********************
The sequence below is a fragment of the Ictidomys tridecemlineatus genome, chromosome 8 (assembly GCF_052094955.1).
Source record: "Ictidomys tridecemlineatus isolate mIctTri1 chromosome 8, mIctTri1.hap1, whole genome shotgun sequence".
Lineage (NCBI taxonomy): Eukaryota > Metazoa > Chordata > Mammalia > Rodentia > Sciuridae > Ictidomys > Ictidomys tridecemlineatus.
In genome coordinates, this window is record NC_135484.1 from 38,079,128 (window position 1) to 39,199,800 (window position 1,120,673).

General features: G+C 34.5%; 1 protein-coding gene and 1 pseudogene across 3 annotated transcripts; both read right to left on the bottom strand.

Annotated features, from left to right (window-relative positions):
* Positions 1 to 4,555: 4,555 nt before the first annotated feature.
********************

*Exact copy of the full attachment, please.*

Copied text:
The sequence below is a fragment of the Ictidomys tridecemlineatus genome, chromosome 8 (assembly GCF_052094955.1).
Source record: "Ictidomys tridecemlineatus isolate mIctTri1 chromosome 8, mIctTri1.hap1, whole genome shotgun sequence".
Lineage (NCBI taxonomy): Eukaryota > Metazoa > Chordata > Mammalia > Rodentia > Sciuridae > Ictidomys > Ictidomys tridecemlineatus.
In genome coordinates, this window is record NC_135484.1 from 38,079,128 (window position 1) to 39,199,800 (window position 1,120,673).

General features: G+C 34.5%; 1 protein-coding gene and 1 pseudogene across 3 annotated transcripts; both read right to left on the bottom strand.

Annotated features, from left to right (window-relative positions):
* Positions 1 to 4,555: 4,555 nt before the first annotated feature.